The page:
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Johannes Welsch - Sound Creation

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Artist: Johannes Welsch

Album: Sound Creation

Label: Deep Listening

Review date: Jun. 1, 2012

Any use of the words “deep listening” is always bound to evoke the great minimalist and avant-garde composer Pauline Oliveros, who coined the term as a way to explain a philosophy of experiencing sound, recorded an album by the same name, and then founded an institute and label called just that, on which appears this album by Ottawa-based composer Johannes Welsch. A comparison with Oliveros, even one inferred merely by words, is something to be proud of, and I’m sure that’s the case for Welsch on Sound Creation, an album of intricate exploration, but one that basks rather willingly and, I think, joyfully, in the considerable shadow of Oliveros’s concepts and ideas.

Sound Creation was composed and recorded using one of the most ancient instruments known to humankind — the gong. Usually used, at least in the West, to punctuate scores rather than dominate them, the gong here is given sole centre stage (the only exception is “Air,” where Welsch also uses singing bowls), and the results are thrilling. The important factor on Sound Creation is Welsch’s use of different-sized gongs depending on the piece, allowing him to create minimal but dense compositions that utilize every aspect of his instrument’s range, one that may seem limited at first, but quickly, in the hands of Welsch, expands in surprising and enthralling ways.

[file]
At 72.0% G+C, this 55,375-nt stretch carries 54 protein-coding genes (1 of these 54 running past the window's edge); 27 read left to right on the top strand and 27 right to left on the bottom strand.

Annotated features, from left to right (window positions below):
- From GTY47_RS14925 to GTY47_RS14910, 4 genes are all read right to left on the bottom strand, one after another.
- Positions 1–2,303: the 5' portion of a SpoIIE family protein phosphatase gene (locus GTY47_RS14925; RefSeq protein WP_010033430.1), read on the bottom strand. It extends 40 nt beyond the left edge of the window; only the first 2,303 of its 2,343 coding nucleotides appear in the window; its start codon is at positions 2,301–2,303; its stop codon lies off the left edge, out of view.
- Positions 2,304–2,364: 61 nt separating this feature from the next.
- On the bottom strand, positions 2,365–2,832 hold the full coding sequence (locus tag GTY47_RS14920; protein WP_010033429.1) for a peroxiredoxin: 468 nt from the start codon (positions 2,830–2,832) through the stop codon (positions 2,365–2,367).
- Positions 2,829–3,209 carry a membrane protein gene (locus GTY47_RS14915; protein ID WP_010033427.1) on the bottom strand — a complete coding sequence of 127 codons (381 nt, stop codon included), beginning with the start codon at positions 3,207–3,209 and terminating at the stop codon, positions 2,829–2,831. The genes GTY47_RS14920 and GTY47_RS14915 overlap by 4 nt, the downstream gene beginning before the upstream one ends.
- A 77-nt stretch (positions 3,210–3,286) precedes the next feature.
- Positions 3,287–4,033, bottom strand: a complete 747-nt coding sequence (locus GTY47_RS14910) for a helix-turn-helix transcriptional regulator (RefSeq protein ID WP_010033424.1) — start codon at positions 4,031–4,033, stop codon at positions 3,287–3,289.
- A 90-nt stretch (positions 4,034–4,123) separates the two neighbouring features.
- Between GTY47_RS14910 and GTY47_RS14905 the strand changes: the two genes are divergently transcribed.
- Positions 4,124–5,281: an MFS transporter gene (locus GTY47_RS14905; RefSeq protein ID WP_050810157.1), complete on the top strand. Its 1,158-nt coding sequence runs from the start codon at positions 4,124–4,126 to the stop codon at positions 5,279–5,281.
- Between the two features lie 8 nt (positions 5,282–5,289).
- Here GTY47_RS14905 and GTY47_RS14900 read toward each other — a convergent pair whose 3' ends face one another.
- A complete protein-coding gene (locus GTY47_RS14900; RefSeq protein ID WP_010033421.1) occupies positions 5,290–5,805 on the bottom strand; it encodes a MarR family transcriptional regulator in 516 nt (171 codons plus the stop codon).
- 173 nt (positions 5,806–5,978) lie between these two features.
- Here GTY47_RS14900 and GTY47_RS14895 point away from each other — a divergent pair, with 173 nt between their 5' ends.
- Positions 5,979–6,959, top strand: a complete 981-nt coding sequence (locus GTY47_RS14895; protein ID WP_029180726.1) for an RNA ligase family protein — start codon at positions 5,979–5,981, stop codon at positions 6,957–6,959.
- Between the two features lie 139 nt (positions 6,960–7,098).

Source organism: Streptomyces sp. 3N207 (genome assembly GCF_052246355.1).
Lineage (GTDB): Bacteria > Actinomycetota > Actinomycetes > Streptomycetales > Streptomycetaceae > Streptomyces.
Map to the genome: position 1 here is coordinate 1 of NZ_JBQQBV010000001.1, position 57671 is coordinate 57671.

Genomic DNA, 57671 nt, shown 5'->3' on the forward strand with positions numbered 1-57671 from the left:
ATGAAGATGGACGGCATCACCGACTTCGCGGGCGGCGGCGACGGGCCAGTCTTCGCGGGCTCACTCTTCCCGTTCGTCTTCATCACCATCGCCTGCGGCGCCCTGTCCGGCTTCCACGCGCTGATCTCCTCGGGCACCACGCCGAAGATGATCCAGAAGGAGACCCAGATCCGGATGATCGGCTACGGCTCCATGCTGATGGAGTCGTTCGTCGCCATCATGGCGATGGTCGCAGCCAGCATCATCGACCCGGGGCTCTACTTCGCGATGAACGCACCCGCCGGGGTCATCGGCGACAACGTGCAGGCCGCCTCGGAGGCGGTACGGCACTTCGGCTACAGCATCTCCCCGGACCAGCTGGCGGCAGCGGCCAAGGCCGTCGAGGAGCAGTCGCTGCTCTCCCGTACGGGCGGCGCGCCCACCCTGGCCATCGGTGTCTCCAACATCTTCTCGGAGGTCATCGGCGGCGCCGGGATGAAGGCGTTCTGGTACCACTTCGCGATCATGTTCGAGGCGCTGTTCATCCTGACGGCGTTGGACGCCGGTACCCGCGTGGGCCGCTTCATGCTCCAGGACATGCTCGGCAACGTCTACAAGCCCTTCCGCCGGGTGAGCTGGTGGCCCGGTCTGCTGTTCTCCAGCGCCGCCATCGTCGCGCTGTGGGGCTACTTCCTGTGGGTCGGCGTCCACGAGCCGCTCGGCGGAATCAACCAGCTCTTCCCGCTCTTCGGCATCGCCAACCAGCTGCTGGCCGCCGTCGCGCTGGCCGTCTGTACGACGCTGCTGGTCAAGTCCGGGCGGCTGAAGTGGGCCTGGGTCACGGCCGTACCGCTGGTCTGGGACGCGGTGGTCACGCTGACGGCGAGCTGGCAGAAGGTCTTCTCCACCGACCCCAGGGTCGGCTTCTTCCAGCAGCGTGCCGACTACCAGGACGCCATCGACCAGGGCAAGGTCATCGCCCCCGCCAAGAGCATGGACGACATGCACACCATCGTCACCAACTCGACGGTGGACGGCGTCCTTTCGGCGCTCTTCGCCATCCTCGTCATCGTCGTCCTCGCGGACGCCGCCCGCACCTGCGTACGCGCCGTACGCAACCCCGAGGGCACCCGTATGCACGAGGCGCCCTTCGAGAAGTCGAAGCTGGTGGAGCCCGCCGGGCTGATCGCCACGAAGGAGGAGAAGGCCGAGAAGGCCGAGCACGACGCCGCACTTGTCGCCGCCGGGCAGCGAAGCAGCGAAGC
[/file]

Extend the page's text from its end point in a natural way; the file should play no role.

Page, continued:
Part of the force of a gong’s sound is the way each interaction with it — be it a reverberant crash or a gentle caress — extends beyond the first contact, as echo, vibration and amplitude extend the frequency of each sound. As such, opener “Fire” is immediate and loud, each crash filling the spectrum before being quickly absorbed by the next. In contrast, on “Storm,” Welsch uses two symphonic gongs that seem to echo one another, slowly building a cloud of insistent drones that bounce off each other like water hitting a mirror, or rain pounding on a window.

If, however, one allows the time for the different tracks on Sound Creation to unfold and evolve around oneself, it quickly becomes apparent that this is an album as restrained and persistent as anything produced by the key figures of minimalist, transcendental tone music. Of course, the crashes of the gongs that permeate and pepper each track are thrilling and startling, but it’s the gaps between each collision that really absorb the listener: those near-silences where the tones of each gong elongate and vibrate, their intricate drones kissing at the ears even as they dissipate into the ether.

With track titles like “Air,” “Water,” “Fire,” and so forth, Sound Creation is obviously intended by its creator to tie into primordial notions of reality and self (after all, Greek philosophers long believed each human was made up of those basic elements), and it succeeds insofar as every track, when played loud, seems to fill and expand the body, the subtle vibrations of each and every gong resonating with something deeply human.

By Joseph Burnett

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